In celebration of its annual Root Ball event, Brownieland is featuring Trees Atlanta, a nonprofit community group that protects and improves Atlanta’s urban forest by planting, conserving, and educating. Founded in 1985, Trees Atlanta works to mitigate Atlanta’s tree loss, protect its forests, and increase its tree canopy. Empowered by a community of volunteers, Trees Atlanta serves the metro Atlanta area and has grown to become one of Atlanta’s most widely known and supported nonprofit organizations. The Brownieland Team had a wonderful experience volunteering with Trees Atlanta for our February 2019 Volunteer Project, assisting with projects at their facility and along the Atlanta BeltLine’s Westside Trail.
Trees Atlanta plants over 7,000 trees every year, including helping to design, install, and maintain the Atlanta BeltLine Arboretum; educates youth and adults through classroom lessons and hands-on training, and improves forested land by removing invasive species restoring the native plant ecology of the area. Trees Atlanta is a trusted leader in organizing and demonstrating stewardship of our urban tree canopy. On May 27th, Trees Atlanta will host its annual Root Ball event to recognize achievements, acknowledge the 2021 Tree Champion award winners, (re)celebrate the 2020 Tree Champions, and launch the groundbreaking of the Trees Atlanta new Headquarters on Warner Street SW.
Find out more about this incredible nonprofit in our guest blog post by Judy Yi, Director of Outreach & Marketing at Trees Atlanta.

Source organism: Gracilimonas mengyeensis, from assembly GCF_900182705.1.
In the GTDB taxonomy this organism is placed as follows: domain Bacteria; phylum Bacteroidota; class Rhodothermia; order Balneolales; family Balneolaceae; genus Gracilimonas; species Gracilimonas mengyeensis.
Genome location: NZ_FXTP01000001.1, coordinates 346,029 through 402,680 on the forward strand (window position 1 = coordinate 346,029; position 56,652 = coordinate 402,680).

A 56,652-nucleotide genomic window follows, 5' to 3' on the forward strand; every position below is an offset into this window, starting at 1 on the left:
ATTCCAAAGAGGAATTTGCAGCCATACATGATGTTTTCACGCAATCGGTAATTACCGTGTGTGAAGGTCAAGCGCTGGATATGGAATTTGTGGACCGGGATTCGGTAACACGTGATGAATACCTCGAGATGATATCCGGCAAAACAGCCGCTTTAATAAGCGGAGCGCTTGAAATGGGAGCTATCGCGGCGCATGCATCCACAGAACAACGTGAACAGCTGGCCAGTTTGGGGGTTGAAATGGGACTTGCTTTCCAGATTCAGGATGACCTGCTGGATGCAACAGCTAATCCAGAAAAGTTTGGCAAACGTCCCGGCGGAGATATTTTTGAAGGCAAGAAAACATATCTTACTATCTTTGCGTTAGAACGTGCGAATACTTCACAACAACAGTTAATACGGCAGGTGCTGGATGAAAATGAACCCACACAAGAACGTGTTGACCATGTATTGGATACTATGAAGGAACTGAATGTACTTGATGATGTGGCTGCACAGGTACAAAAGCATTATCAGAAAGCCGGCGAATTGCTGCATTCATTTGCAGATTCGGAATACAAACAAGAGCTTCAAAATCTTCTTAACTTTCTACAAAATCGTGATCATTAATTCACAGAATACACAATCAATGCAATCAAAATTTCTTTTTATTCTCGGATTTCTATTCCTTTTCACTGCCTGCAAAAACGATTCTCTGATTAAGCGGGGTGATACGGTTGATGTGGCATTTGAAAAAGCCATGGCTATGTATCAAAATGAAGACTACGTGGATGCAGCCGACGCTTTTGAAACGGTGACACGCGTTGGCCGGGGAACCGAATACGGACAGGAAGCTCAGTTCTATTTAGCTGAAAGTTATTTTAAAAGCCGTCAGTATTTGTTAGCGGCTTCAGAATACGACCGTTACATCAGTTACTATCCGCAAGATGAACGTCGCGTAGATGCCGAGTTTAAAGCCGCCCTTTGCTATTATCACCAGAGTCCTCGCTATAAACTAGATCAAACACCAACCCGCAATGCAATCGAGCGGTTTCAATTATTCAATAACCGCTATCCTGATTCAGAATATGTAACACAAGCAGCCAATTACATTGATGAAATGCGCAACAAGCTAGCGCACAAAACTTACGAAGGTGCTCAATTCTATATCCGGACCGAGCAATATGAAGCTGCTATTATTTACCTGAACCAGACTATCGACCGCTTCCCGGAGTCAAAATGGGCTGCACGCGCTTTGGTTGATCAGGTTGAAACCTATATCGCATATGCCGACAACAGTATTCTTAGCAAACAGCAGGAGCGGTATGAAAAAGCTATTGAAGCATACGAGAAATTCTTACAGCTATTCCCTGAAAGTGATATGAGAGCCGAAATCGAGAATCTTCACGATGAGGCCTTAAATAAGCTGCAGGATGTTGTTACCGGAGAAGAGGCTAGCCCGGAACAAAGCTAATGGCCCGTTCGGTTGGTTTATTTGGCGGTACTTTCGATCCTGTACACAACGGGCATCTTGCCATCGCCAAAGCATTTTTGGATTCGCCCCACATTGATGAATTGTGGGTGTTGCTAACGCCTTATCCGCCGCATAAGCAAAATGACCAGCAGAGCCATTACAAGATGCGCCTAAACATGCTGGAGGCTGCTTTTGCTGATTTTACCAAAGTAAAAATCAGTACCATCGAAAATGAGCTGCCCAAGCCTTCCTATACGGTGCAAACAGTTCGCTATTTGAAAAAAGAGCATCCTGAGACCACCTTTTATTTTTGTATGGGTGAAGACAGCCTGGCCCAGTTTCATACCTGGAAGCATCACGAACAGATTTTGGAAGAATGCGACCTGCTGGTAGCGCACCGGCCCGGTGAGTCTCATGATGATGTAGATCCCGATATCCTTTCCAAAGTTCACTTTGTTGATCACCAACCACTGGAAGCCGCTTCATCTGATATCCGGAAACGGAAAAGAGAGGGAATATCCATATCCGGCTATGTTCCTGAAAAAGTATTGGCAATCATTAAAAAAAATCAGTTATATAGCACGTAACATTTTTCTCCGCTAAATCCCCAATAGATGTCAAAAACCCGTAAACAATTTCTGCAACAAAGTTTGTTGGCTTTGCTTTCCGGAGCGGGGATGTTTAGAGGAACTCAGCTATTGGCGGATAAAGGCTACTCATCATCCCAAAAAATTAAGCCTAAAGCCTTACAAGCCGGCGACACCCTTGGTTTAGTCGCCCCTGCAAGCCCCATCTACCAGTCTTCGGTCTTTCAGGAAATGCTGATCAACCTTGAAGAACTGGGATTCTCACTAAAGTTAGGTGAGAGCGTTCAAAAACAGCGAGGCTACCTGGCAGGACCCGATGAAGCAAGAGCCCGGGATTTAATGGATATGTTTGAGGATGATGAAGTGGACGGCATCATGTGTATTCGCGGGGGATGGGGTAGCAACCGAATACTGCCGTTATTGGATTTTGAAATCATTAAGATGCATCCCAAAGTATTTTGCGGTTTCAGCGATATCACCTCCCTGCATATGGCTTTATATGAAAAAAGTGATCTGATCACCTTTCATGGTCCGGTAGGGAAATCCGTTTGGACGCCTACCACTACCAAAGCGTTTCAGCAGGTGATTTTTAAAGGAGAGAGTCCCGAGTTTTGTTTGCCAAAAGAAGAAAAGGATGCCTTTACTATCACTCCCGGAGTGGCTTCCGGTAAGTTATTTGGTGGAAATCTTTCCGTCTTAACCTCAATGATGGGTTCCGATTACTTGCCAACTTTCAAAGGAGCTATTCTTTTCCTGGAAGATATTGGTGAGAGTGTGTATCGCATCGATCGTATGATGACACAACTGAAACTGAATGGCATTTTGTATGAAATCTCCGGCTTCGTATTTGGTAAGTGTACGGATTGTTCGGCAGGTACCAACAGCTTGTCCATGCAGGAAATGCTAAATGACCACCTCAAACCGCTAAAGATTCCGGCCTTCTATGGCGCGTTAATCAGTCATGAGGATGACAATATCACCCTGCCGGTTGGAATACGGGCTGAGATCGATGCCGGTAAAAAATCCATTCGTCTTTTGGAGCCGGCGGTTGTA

There is a superhero living in your backyard. What would you call something that can cool us from the beating sun, feed us, protect our watershed, give us clean air to breathe, provide habitat for wildlife, and look pretty darn good while doing it all! They’re trees!
Many of us have an even greater appreciation for the trees lately as we all sought out places where we could (literally) breathe easier because they’re nearby. The benefits of trees are many, and while trees seem invincible, they need our help, too. In urban environments like Atlanta, trees need to be planted and need intentional planning and care to ensure their prolonged survival. Trees also depend on advocates to speak for them when needless removal may be threatened. Trees Atlanta’s mission addresses all these needs.
While many individuals garden and care for the trees and plants in their own yards, organizations like Trees Atlanta focus on trees in public places. The importance of street trees is driven by (no pun intended, or maybe we did) the need for greater and equitable public access to the benefits of trees. Trees Atlanta works hard to get more trees on neighborhood streets, in parks, and in other public places. We also do a lot of work to remove invasive species that threaten forested areas throughout the metro Atlanta area. The trees in yards and other private properties plus “public trees” make up our “urban forest.” The more trees we have, the greater our urban forest, and the superpowers of trees increase.